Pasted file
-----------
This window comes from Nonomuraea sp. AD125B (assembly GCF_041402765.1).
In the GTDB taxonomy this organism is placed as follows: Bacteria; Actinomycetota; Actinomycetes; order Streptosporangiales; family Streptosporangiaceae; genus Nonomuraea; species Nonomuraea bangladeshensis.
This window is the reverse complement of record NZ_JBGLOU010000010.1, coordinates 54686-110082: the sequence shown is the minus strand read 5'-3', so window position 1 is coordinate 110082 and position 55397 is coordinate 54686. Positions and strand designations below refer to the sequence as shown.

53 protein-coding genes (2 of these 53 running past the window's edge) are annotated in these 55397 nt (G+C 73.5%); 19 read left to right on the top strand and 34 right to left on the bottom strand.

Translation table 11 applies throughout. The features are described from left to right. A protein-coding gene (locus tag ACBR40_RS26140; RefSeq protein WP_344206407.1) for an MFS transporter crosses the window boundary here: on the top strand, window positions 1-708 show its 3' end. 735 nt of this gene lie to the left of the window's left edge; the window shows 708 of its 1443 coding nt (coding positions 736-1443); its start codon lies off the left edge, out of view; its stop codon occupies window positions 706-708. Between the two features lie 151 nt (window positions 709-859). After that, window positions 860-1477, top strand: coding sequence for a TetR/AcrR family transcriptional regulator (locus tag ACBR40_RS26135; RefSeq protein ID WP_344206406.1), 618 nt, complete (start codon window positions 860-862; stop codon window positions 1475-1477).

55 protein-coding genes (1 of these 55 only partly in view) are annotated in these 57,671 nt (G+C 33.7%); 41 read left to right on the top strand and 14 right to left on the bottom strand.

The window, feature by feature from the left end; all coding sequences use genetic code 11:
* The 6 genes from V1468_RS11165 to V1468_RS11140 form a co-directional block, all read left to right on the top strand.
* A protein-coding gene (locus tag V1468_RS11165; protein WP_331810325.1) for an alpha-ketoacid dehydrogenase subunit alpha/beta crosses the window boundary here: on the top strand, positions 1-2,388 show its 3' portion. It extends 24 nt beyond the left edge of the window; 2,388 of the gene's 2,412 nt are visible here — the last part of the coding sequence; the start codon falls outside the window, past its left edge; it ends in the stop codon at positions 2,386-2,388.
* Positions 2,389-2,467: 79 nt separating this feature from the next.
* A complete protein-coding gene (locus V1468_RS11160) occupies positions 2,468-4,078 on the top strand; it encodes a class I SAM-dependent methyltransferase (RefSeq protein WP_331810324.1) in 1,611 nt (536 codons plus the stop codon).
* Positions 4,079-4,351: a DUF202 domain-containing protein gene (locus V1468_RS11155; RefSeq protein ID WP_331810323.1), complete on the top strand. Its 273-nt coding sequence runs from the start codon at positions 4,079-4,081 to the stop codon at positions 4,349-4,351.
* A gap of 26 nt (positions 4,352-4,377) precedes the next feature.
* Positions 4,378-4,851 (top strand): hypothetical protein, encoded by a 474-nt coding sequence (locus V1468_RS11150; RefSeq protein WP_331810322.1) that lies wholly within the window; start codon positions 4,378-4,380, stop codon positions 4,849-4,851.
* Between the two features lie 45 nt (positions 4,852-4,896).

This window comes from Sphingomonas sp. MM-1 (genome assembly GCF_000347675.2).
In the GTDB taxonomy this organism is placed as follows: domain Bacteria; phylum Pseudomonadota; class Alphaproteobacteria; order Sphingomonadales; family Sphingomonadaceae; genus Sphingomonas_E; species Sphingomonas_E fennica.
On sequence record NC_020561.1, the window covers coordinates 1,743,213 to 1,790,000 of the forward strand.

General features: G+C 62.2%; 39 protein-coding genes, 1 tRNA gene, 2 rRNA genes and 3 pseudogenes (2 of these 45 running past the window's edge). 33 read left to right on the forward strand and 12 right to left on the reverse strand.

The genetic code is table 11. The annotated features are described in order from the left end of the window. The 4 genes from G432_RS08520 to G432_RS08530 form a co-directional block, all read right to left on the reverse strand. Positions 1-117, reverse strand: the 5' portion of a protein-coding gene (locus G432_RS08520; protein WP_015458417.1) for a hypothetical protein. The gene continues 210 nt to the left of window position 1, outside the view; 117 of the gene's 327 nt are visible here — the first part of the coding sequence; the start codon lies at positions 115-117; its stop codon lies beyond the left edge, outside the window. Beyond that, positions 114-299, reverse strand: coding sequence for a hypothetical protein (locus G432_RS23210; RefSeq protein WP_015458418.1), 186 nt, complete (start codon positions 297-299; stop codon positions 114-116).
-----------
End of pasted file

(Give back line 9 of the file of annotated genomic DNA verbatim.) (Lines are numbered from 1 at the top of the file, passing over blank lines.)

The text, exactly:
* A protein-coding gene (locus tag V1468_RS11165; protein WP_331810325.1) for an alpha-ketoacid dehydrogenase subunit alpha/beta crosses the window boundary here: on the top strand, positions 1-2,388 show its 3' portion. It extends 24 nt beyond the left edge of the window; 2,388 of the gene's 2,412 nt are visible here — the last part of the coding sequence; the start codon falls outside the window, past its left edge; it ends in the stop codon at positions 2,386-2,388.